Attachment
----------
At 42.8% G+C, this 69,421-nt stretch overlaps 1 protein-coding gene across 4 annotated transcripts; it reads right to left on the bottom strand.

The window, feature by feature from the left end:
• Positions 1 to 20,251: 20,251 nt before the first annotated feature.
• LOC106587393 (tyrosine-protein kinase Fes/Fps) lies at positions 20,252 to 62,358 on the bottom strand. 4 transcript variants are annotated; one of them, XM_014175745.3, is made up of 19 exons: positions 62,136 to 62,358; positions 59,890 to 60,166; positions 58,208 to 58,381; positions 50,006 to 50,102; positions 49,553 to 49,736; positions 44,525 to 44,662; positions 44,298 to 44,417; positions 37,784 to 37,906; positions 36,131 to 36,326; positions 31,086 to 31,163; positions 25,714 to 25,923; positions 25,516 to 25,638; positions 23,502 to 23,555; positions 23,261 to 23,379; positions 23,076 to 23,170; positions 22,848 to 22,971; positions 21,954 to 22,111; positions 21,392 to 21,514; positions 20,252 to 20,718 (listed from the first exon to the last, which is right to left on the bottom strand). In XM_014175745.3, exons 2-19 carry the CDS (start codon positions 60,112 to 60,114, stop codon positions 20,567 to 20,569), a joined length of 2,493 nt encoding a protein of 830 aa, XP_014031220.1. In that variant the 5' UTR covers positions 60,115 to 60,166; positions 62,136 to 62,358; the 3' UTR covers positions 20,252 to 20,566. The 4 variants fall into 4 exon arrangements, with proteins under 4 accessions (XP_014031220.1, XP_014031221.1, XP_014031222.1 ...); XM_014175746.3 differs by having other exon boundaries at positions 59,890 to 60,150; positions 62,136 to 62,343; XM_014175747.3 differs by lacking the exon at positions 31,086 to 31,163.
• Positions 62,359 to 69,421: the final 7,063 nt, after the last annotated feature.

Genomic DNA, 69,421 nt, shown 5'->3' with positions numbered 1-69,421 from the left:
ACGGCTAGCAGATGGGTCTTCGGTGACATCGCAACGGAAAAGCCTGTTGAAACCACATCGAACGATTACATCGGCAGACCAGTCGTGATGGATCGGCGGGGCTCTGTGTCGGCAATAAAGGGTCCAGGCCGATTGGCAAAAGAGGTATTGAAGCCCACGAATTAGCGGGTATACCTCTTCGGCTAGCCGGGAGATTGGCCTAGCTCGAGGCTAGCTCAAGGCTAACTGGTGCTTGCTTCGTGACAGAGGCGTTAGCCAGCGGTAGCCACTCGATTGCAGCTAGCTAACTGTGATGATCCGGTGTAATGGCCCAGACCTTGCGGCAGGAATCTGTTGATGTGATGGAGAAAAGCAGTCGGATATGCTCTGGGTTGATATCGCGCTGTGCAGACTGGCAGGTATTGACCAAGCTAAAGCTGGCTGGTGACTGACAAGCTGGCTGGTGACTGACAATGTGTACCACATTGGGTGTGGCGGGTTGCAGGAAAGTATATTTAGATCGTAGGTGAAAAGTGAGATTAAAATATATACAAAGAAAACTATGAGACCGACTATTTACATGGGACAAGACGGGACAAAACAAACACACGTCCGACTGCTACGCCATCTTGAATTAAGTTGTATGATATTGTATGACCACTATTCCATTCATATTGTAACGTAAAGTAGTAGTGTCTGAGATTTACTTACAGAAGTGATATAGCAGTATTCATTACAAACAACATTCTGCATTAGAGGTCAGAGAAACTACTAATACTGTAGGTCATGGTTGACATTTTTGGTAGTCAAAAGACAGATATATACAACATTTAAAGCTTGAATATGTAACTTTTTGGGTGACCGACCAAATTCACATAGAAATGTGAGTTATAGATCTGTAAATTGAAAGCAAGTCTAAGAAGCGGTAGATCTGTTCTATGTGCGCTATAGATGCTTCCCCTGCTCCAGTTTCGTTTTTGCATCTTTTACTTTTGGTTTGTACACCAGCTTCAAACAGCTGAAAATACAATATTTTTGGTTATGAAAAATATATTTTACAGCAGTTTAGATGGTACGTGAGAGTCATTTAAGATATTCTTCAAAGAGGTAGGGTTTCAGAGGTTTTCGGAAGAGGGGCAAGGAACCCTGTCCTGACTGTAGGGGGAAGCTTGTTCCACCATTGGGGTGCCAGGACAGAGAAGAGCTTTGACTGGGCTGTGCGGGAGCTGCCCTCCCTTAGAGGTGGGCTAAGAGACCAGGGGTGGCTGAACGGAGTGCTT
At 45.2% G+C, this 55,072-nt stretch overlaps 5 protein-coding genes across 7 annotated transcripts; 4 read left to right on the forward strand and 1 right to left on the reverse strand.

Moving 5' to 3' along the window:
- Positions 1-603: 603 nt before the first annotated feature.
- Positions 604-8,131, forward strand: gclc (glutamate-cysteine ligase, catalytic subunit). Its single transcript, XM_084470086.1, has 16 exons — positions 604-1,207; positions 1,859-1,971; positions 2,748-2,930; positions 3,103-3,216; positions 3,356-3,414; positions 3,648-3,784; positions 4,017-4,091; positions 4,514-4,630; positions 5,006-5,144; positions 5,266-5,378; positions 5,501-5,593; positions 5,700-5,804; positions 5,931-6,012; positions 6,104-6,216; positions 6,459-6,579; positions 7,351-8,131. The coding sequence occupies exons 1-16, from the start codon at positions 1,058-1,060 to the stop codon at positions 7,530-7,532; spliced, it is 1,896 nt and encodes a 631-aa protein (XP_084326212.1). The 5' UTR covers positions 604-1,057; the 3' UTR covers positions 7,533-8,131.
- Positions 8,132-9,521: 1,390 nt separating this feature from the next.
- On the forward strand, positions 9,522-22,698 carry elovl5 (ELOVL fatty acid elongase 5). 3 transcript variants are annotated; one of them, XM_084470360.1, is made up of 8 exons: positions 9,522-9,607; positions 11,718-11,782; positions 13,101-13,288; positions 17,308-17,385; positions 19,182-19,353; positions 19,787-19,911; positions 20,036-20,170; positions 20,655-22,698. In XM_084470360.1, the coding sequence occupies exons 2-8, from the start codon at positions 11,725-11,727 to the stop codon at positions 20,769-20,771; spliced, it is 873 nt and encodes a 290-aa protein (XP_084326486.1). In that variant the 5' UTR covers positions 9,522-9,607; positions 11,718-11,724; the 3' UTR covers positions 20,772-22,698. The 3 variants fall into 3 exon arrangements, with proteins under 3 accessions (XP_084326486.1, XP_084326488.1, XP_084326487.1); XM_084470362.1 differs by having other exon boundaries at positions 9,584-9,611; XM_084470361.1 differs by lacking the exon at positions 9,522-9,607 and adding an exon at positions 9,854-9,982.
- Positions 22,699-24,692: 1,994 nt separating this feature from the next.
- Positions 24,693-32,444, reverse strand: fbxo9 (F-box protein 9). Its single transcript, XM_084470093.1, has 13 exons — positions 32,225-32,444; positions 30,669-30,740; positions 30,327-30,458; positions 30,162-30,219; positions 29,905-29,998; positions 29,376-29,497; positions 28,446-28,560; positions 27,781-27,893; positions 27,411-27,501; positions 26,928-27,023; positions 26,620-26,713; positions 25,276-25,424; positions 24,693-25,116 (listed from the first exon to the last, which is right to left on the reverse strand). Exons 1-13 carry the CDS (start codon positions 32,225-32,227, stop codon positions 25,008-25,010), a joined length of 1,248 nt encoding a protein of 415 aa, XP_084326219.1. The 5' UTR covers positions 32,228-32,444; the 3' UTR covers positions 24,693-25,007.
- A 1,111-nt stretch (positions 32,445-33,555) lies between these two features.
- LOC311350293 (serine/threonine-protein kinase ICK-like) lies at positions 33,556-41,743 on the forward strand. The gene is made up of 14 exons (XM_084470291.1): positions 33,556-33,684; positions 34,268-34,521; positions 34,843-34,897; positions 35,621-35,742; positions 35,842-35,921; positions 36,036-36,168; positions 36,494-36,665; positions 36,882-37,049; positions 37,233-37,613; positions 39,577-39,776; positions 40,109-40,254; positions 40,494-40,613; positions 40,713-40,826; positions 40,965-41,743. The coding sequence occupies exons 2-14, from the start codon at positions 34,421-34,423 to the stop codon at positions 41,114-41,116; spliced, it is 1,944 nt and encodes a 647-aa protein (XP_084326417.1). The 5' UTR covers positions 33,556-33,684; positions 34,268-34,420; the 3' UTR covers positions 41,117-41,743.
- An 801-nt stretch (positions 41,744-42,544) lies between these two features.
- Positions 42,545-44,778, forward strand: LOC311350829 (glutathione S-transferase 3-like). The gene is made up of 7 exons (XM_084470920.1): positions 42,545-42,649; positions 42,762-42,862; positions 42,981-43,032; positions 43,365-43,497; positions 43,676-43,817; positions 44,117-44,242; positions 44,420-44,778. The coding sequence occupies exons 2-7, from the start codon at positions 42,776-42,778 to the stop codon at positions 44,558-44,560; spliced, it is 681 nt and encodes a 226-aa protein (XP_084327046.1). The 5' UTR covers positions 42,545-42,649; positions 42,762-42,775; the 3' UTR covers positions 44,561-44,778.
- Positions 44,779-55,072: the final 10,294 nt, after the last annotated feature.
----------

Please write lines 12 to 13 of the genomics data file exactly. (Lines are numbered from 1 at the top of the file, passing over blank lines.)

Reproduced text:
- Positions 8,132-9,521: 1,390 nt separating this feature from the next.
- On the forward strand, positions 9,522-22,698 carry elovl5 (ELOVL fatty acid elongase 5). 3 transcript variants are annotated; one of them, XM_084470360.1, is made up of 8 exons: positions 9,522-9,607; positions 11,718-11,782; positions 13,101-13,288; positions 17,308-17,385; positions 19,182-19,353; positions 19,787-19,911; positions 20,036-20,170; positions 20,655-22,698. In XM_084470360.1, the coding sequence occupies exons 2-8, from the start codon at positions 11,725-11,727 to the stop codon at positions 20,769-20,771; spliced, it is 873 nt and encodes a 290-aa protein (XP_084326486.1). In that variant the 5' UTR covers positions 9,522-9,607; positions 11,718-11,724; the 3' UTR covers positions 20,772-22,698. The 3 variants fall into 3 exon arrangements, with proteins under 3 accessions (XP_084326486.1, XP_084326488.1, XP_084326487.1); XM_084470362.1 differs by having other exon boundaries at positions 9,584-9,611; XM_084470361.1 differs by lacking the exon at positions 9,522-9,607 and adding an exon at positions 9,854-9,982.